A COO generally manages day-to-day operations and provides oversight for administration, facility, budgeting, and HR decision-making.
A CTO generally manages an organization’s technology systems, research, and development.
And well, you probably already know what a CEO's general responsibilities are.
Which should you pursue? We can’t tell you that. That’s up to the person most affected by the situation (spoiler alert: that’s you). You know your skills, interests, and passions better than anybody else, so if you’re thinking grad school is in the cards and you're striving for a C-Suite position in your future, decide which is the most appealing to you, study the position, and then begin taking the steps to get there.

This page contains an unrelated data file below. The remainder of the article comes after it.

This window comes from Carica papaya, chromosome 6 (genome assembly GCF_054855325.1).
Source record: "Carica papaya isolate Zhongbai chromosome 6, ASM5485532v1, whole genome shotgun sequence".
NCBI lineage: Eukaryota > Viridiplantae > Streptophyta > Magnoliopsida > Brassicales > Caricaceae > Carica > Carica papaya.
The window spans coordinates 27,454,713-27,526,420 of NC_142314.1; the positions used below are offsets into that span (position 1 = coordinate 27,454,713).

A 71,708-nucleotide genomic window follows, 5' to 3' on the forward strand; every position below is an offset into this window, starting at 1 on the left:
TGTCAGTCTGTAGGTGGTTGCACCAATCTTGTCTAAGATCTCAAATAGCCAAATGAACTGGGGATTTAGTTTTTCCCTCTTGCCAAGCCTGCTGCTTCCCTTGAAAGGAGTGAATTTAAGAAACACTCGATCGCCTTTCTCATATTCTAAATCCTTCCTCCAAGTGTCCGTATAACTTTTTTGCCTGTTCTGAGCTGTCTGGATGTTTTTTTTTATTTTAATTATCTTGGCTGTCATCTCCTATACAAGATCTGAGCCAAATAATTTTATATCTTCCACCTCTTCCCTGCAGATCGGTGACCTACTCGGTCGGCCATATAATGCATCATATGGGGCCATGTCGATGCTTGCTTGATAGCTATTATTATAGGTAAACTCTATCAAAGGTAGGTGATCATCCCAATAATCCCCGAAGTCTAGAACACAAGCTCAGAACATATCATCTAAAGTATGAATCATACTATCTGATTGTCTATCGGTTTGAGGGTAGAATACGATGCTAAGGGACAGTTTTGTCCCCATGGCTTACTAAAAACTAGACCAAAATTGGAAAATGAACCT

Sounds ambitious? Absolutely! But don't worry, UAT is here to help.
UAT Professor, Dapzury Valenzuela teaches Student Innovation Projects, Business and Entrepreneurship, Marketing and Branding, and Art and Design courses.
Business and Technology Are Better Together
Some of these careers may land you in the real world of making business deals with O-ring suppliers and hardware fasteners for your company. Some of these careers may find you working on the next phase of the MCU. But one thing is for certain; business and technology are married together now and will be forever in the future.
Thankfully, here at UAT, we can prepare you for both at the same time. So set your plans for UAT and set yourself up for success.
Request more information or if you're ready to find out if you have what it takes, apply today!